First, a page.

If corporate Information Technology is a swamp, Microsoft SharePoint, the big software vendor’s wannabe-wiki, is a sinkhole. Not only will it gobble up all your valuable knowledge assets in its cumbersome, impossible to customize, proprietary document-centric framework, but it will siphon off what’s left of your collaboration solutions budget in the process.
Oh, if only you’d deployed MediaWiki instead! What I’d like is a count of all those companies who started out using SharePoint to share documents and then had to dial back because of the crushing expense of licensing as the user base grows.
So, what would it take to convert a SharePoint site to MediaWiki anyway? The trials and tribulations of at least one guy who did can be found in sharepoint to mediawiki. The basic issue with converting from SharePoint to MediaWiki (or any other information sharing framework, for that matter) is pointed out by the author:
When I first looked at converting a SP page to MW, I figured I could just read the HTML and do an HTML->Wiki conversion. Since MS adds a proliferation of style-related junk this is not so straight-forward. My opinion is that font-effects should be tied to styles, and so now the issue is to remove all extraneous styles, and just keep the basic document information and hierarchy.
The problem, of course, is that most SharePoint “pages” aren’t HTML pages at all. They’re binary documents in one of Microsoft’s proprietary Office formats. SharePoint is, after all, really just an Office document management system. Of sorts.
Another problem with SharePoint is only partly Microsoft’s fault. This is in how it’s deployed in many corporate environments, but does flow from the different design philosophies involved. From the first thread linked above:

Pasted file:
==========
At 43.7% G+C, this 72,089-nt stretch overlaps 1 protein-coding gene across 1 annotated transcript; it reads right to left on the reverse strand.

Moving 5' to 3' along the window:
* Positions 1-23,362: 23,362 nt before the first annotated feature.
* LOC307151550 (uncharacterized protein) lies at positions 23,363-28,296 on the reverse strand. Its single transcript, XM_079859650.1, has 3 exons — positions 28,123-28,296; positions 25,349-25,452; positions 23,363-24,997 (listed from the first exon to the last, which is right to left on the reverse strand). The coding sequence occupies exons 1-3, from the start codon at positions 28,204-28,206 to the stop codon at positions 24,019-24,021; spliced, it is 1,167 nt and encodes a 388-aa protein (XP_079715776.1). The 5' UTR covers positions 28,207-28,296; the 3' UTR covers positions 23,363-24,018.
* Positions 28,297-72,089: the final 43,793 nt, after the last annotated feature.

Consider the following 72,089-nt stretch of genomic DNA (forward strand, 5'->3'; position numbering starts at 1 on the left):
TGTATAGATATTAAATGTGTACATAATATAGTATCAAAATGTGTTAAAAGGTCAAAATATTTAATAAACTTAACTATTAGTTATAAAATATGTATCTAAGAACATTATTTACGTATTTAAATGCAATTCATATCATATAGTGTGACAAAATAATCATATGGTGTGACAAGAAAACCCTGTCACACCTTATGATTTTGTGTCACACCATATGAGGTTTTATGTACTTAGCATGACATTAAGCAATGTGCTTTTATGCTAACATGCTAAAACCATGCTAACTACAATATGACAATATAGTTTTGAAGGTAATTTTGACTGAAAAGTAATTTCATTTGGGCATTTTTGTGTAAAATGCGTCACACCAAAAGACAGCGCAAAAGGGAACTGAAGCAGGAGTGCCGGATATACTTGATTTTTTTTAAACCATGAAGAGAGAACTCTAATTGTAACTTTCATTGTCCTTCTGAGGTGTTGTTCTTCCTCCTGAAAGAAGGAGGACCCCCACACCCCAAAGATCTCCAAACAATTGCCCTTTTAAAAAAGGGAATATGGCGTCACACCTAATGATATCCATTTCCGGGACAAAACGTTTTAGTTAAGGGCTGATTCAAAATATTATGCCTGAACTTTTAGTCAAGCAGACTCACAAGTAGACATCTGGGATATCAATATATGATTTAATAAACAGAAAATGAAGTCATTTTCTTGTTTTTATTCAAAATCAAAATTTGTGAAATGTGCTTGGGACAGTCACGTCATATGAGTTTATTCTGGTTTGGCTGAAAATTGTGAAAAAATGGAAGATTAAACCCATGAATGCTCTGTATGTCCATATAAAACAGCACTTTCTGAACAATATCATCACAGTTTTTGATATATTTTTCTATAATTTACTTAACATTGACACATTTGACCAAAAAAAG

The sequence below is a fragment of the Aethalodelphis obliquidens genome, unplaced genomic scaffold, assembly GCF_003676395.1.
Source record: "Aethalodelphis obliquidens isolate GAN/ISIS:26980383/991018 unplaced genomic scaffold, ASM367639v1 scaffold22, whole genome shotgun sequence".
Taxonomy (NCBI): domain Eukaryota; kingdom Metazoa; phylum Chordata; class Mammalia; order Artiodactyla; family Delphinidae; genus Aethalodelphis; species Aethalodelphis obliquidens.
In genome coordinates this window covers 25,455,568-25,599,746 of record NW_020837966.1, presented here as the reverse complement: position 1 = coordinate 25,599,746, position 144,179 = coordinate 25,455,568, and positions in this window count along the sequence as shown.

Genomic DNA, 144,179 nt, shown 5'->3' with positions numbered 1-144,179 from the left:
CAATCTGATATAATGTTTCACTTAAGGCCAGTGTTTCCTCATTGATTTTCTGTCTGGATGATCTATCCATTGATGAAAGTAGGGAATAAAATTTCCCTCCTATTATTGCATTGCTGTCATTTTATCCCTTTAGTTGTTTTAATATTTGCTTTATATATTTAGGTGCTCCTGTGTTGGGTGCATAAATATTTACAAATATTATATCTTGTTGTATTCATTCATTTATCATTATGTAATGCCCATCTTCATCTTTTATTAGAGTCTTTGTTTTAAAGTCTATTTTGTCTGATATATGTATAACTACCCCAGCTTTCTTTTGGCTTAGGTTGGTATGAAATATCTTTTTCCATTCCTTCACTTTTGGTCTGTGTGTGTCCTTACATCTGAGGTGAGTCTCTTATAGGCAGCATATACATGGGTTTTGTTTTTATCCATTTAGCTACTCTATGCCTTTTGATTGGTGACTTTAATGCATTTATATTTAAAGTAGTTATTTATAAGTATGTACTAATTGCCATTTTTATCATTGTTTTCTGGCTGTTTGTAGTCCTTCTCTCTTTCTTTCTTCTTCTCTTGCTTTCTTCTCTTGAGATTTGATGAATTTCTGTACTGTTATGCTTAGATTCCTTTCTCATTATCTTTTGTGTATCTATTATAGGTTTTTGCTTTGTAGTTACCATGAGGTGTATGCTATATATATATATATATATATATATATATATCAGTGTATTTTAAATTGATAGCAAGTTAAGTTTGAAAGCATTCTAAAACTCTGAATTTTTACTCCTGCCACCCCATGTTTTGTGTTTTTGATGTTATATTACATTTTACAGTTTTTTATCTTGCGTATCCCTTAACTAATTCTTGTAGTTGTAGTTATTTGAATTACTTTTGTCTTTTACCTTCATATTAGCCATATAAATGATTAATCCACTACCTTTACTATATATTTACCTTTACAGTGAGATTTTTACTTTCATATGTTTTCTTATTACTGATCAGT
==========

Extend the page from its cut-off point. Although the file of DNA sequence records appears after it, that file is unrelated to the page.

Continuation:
MediaWiki espouses openness and access, whereas SharePoint has a rigid hierarchical, siloing access control system. MediaWiki handles both edits to content and hosting that content; SharePoint expects content to be edited elsewhere and manually imported.
The SharePoint approach becomes a real problem when taken to it’s natural end, as pointed out by the same list member:
Speaking from experience, I used to work for a company that used SharePoint. It was horrible as a documentation distribution solution due in large part to the corporate attitude towards ownership and permissions. So documents would stagnate as the corporate structure would shift (people changing teams, responsibilities, etc). Then, even if the document you need exists, there’s a fair chance you wouldn’t be able to find and view it due to read permissions – and if you could, it was a near certainty you wouldn’t be able to upload a new version if info therein was bad.
I sometimes think that most SharePoint users would be just as happy with a WebDAV share or two (or three or four…). The whole website edifice seems superfluous to the basic use to which they put it. And WebDAV can be deployed without paying for licenses to cover all your users.
For those IT departments that just must spend real money (as opposed to the internal allocation of salaried employee hours) on whatever solution they implement, there’s always Alfresco or Atlassian’s Confluence. Both use J2EE rather than PHP (MediaWiki), Python (MoinMoin), or Perl (Slash).